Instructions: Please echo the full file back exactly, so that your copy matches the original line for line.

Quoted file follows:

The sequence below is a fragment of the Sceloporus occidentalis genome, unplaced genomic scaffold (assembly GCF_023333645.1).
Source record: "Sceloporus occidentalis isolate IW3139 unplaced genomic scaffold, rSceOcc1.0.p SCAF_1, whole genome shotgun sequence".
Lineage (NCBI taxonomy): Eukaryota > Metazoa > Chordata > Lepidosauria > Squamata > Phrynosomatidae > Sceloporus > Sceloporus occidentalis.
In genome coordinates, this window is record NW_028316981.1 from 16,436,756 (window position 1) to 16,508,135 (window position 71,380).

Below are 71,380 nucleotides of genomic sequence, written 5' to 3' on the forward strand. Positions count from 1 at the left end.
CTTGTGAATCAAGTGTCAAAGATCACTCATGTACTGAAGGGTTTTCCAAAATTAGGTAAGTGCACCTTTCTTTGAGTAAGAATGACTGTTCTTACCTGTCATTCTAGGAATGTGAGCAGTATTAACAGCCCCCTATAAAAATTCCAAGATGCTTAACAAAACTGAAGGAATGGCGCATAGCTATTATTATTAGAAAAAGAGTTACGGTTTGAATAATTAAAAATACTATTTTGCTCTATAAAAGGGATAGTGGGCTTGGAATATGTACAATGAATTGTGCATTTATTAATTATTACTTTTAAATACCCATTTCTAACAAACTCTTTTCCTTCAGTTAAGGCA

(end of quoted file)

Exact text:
The sequence below is a fragment of the Sceloporus occidentalis genome, unplaced genomic scaffold (assembly GCF_023333645.1).
Source record: "Sceloporus occidentalis isolate IW3139 unplaced genomic scaffold, rSceOcc1.0.p SCAF_1, whole genome shotgun sequence".
Lineage (NCBI taxonomy): Eukaryota > Metazoa > Chordata > Lepidosauria > Squamata > Phrynosomatidae > Sceloporus > Sceloporus occidentalis.
In genome coordinates, this window is record NW_028316981.1 from 16,436,756 (window position 1) to 16,508,135 (window position 71,380).

Below are 71,380 nucleotides of genomic sequence, written 5' to 3' on the forward strand. Positions count from 1 at the left end.
CTTGTGAATCAAGTGTCAAAGATCACTCATGTACTGAAGGGTTTTCCAAAATTAGGTAAGTGCACCTTTCTTTGAGTAAGAATGACTGTTCTTACCTGTCATTCTAGGAATGTGAGCAGTATTAACAGCCCCCTATAAAAATTCCAAGATGCTTAACAAAACTGAAGGAATGGCGCATAGCTATTATTATTAGAAAAAGAGTTACGGTTTGAATAATTAAAAATACTATTTTGCTCTATAAAAGGGATAGTGGGCTTGGAATATGTACAATGAATTGTGCATTTATTAATTATTACTTTTAAATACCCATTTCTAACAAACTCTTTTCCTTCAGTTAAGGCA